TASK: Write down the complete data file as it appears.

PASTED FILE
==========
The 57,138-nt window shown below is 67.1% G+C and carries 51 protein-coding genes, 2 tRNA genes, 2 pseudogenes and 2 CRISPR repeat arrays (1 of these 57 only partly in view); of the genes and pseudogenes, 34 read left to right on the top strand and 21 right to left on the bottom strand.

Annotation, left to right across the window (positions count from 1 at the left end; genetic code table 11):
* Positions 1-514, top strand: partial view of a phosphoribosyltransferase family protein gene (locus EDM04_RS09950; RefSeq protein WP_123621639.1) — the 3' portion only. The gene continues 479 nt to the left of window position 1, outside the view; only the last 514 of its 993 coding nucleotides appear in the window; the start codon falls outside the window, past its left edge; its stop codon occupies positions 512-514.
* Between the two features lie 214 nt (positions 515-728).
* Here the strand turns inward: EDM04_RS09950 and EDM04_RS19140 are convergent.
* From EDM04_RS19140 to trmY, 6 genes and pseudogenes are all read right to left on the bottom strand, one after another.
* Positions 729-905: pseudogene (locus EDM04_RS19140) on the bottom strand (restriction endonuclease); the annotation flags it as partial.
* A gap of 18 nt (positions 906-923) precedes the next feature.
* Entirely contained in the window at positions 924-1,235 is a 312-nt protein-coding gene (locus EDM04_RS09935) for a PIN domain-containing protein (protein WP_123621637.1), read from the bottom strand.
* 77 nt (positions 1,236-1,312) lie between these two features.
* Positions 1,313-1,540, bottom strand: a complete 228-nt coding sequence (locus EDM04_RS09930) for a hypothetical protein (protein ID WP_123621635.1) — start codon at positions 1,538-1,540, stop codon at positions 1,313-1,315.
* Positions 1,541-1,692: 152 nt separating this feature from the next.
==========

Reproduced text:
The 57,138-nt window shown below is 67.1% G+C and carries 51 protein-coding genes, 2 tRNA genes, 2 pseudogenes and 2 CRISPR repeat arrays (1 of these 57 only partly in view); of the genes and pseudogenes, 34 read left to right on the top strand and 21 right to left on the bottom strand.

Annotation, left to right across the window (positions count from 1 at the left end; genetic code table 11):
* Positions 1-514, top strand: partial view of a phosphoribosyltransferase family protein gene (locus EDM04_RS09950; RefSeq protein WP_123621639.1) — the 3' portion only. The gene continues 479 nt to the left of window position 1, outside the view; only the last 514 of its 993 coding nucleotides appear in the window; the start codon falls outside the window, past its left edge; its stop codon occupies positions 512-514.
* Between the two features lie 214 nt (positions 515-728).
* Here the strand turns inward: EDM04_RS09950 and EDM04_RS19140 are convergent.
* From EDM04_RS19140 to trmY, 6 genes and pseudogenes are all read right to left on the bottom strand, one after another.
* Positions 729-905: pseudogene (locus EDM04_RS19140) on the bottom strand (restriction endonuclease); the annotation flags it as partial.
* A gap of 18 nt (positions 906-923) precedes the next feature.
* Entirely contained in the window at positions 924-1,235 is a 312-nt protein-coding gene (locus EDM04_RS09935) for a PIN domain-containing protein (protein WP_123621637.1), read from the bottom strand.
* 77 nt (positions 1,236-1,312) lie between these two features.
* Positions 1,313-1,540, bottom strand: a complete 228-nt coding sequence (locus EDM04_RS09930) for a hypothetical protein (protein ID WP_123621635.1) — start codon at positions 1,538-1,540, stop codon at positions 1,313-1,315.
* Positions 1,541-1,692: 152 nt separating this feature from the next.